Spartan Trailercoach's Short History

Spartan Aircraft Company was founded in 1928 in Tulsa, Oklahoma, USA. The history of Spartan takes its beginnings from oil. Two years earlier, the first oil gush, named Ida Glenn, sank to the southeast of Tulsa. This oil reserve turned out to be rich enough to create such oil companies as Getty, Gulf, Standard Oil, (now Exxon), Sinclair and Skelly in the future.

The tenths and twenties were a time of great opportunity. Before America opened a new era. Everywhere modern technologies were introduced, such as automobiles, electricity, and Reis flights.

William Skelly, the founder of the Skelly Oil Company, became known as Mr. Tulsa. In the 1920s, he brought his business to the level of one of the world's largest private companies. Skelly was one of the richest people in the country and was very interested in advanced technology. Skelly had a great interest in aviation, which is why Skelly Oil Company sponsored such films as “The Air Adventures of Jimmie Allen” and “Captain Midnight” dedicated to aviation. Skelly's wealth enabled him to turn his passion into production by establishing the Spartan Aircraft Company in 1928. The company began its activities with the aviation college and aircraft manufacturing, whose products consisted of open-cockpit biplanes used for flight training of pilot athletes.

In late 1930, Spartan was acquired by Getty Corporation, owned by oil tycoon and billionaire Paul Getty.

Getty first visited the plant in 1939 and was very impressed with the product quality and management in the company. This combination of good quality and management allowed the company to flourish. Spartan invests its profits in the research and development department, allowing engineers to come up with many technical improvements. One of the most profitable models of the Spartan plant was the "Spartan Executive" - ​​an aviation legend and one of the most respected aircraft of its era. It was built on the most refined taste of the oil-rich company executives. Comfortable accommodation in it was comparable to the comfort of a limousine. This aircraft developed 200 miles per hour with a power reserve of more than 1000 miles. There was also a military version of this aircraft, which was called the "Zeus".

The aircraft were built using the new technology of production, known as the fuselage-monocoque. This method of construction allows you to avoid the carrier frame, which, in turn, has a positive effect on weight. In the production of the monocoque fuselage, aluminum fins with an aluminum casing stretched over them are used.

During the Second World War, Spartan actively produced planes for the US Navy.

At the end of the Second World War, the Getty had to decide where to go on leading the company. The company needed a new product that could be offered to a large audience. Engineers were engaged in several innovative projects. The prototype of the 5 local aircraft was completed and flew, its performance exceeded expectations. It would be the best aircraft of the company if it was built. In addition to this aircraft, work was also being done on a new type of car and a trailer for traveling.

In connection with the war, competition in the market of aircraft manufacturers has increased significantly. Given the high costs and time for the production of aircraft, the top management of the company seriously interested in automotive production. The strong return on demand after the war prompted Getty to organize the production of tourist trailers. The first prototype was made in 1945 using aircraft design and technology. Outwardly, he looked like the Spartan Executive's flagship.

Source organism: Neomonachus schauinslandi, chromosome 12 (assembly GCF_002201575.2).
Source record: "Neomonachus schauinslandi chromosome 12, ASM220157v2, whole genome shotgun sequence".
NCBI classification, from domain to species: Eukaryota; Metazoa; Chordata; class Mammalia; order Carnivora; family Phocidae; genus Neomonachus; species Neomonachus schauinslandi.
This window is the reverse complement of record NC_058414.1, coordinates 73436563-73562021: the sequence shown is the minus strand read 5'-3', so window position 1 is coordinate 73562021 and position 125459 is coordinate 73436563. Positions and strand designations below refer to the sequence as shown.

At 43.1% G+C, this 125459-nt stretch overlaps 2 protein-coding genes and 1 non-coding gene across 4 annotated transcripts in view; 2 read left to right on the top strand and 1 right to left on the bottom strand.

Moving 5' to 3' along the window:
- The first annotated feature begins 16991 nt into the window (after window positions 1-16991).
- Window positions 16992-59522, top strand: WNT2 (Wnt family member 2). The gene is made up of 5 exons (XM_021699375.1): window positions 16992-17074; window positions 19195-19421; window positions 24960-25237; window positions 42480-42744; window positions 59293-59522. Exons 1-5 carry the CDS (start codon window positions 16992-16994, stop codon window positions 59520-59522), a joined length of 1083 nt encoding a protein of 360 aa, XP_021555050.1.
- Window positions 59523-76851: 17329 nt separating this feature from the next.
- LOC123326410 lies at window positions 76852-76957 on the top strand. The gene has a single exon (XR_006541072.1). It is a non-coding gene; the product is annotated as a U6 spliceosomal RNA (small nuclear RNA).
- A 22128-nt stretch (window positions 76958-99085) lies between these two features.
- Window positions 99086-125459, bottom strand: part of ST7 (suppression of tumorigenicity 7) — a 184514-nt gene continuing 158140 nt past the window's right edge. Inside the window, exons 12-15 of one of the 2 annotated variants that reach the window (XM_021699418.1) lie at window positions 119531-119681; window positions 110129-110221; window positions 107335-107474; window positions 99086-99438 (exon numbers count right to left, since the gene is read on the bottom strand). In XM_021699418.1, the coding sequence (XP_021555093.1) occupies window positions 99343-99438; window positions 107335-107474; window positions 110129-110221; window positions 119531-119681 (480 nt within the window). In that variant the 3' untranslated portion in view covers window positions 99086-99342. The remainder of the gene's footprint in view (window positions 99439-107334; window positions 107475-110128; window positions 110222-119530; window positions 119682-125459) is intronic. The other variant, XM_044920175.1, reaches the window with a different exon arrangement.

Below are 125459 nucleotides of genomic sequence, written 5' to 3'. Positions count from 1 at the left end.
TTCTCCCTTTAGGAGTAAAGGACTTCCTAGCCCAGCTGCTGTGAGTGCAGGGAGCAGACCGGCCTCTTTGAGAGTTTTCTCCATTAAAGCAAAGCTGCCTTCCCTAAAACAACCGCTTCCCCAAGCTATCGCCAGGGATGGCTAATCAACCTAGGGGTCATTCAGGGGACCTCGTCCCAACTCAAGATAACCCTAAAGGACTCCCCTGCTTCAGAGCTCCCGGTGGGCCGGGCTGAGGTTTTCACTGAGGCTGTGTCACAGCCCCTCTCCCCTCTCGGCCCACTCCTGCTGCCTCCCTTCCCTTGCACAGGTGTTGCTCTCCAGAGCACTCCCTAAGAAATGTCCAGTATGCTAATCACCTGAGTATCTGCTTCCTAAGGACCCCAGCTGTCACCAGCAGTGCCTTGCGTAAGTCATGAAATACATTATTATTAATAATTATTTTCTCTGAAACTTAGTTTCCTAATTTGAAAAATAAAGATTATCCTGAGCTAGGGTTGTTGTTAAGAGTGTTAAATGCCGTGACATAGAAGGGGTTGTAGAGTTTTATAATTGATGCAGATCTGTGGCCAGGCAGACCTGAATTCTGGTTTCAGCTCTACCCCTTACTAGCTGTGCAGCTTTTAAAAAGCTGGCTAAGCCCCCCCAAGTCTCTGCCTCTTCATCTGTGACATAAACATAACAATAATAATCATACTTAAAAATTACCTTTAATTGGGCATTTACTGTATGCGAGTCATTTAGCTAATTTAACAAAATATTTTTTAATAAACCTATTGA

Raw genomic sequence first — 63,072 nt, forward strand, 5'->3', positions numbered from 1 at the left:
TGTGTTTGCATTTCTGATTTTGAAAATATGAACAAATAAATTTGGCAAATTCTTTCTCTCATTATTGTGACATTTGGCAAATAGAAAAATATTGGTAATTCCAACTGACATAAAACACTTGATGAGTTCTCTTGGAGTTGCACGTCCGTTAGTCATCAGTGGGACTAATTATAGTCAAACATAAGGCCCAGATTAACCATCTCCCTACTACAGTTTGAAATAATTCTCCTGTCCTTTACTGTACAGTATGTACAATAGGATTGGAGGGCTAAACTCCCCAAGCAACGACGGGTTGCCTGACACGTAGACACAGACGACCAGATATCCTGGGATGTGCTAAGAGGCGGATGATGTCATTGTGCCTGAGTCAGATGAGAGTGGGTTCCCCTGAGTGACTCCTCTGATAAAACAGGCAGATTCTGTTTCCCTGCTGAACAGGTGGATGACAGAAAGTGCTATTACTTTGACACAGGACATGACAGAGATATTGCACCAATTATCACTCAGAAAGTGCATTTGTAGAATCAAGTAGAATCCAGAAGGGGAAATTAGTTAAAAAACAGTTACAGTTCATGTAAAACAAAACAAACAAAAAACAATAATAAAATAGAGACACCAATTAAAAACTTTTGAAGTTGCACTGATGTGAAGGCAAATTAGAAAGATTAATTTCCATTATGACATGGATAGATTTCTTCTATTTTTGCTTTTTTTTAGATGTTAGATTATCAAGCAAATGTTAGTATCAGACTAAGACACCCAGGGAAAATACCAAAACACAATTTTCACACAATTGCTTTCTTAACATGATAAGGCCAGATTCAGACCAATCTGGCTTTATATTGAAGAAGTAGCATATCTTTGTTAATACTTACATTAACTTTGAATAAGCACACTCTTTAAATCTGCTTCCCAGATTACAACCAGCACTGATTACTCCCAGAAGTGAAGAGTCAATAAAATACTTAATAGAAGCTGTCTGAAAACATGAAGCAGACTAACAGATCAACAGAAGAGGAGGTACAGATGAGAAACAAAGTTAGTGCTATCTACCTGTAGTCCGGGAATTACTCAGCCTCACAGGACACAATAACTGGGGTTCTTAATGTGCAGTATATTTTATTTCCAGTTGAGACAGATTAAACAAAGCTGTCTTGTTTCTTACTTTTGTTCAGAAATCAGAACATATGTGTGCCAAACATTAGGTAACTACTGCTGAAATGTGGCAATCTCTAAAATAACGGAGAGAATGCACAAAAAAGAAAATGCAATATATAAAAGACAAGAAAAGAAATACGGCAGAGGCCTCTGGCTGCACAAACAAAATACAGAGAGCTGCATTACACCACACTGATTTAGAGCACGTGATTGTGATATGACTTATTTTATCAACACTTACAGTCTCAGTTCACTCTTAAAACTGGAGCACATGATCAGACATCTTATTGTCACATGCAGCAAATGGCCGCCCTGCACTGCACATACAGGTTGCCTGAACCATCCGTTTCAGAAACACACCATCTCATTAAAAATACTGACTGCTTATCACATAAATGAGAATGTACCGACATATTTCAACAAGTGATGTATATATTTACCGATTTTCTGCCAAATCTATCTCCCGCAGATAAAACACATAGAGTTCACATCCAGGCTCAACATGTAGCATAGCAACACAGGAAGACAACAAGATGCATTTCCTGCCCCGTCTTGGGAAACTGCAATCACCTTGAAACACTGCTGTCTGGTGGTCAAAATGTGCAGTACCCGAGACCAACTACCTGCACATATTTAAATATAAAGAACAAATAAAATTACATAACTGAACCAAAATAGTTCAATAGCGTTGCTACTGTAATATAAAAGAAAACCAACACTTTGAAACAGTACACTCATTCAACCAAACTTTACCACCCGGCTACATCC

By mid-1945, a prototype tourist trailer passed road tests and a production cycle of 100 pieces was planned.

Spartan did not spare funds for the development and production of trailers. They were made with high quality, technology and advanced design. The body-monocoque was similar to the aircraft fuselage. Trailers from Spartan were "Cadillacs" among similar products from other factories in the US market. True and the sale price was not at all cheap. The 25 pound Spartan Manor cost $ 4,000, while for $ 8,000 you could buy a house in Livettown with land. The first models of Spartan trailers began to descend from the conveyor in the mid-40s, and in the early 50s they began producing the largest 35-pound trailer, which was the most luxurious tourist trailer of that time. Along with the change in the road network, the views of tourist trailers also changed. The company began making much larger trailers, or houses, as they were called in Spartan. They were completed with windows and furniture fittings.

In the 1950s, competition in the production of trailers began to increase substantially. Most manufacturers offered trailers at a price significantly lower than the Spartan. In 1958, to stay afloat, Spartan launches 2 new models of the trailer. "Sparcraft" - all-aluminum trailer with a new design. The finish and quality of aluminum was worse than on previous Spartan models. Super economical model "Sparlane" represented the most affordable mobile home with an angular design.

1962 was the last year of production. At this time, Spartan had the widest assortment of production (19 models). The largest trailer reached 10 feet wide and 57 feet long.

In 1962, the plant was closed, the company was renamed Minnehoma and took a new course in the field of insurance and financial business. After the closure of the plant, the name was sold to the school of aeronautics (Spartan School of Aeronautics), which still exists today.


















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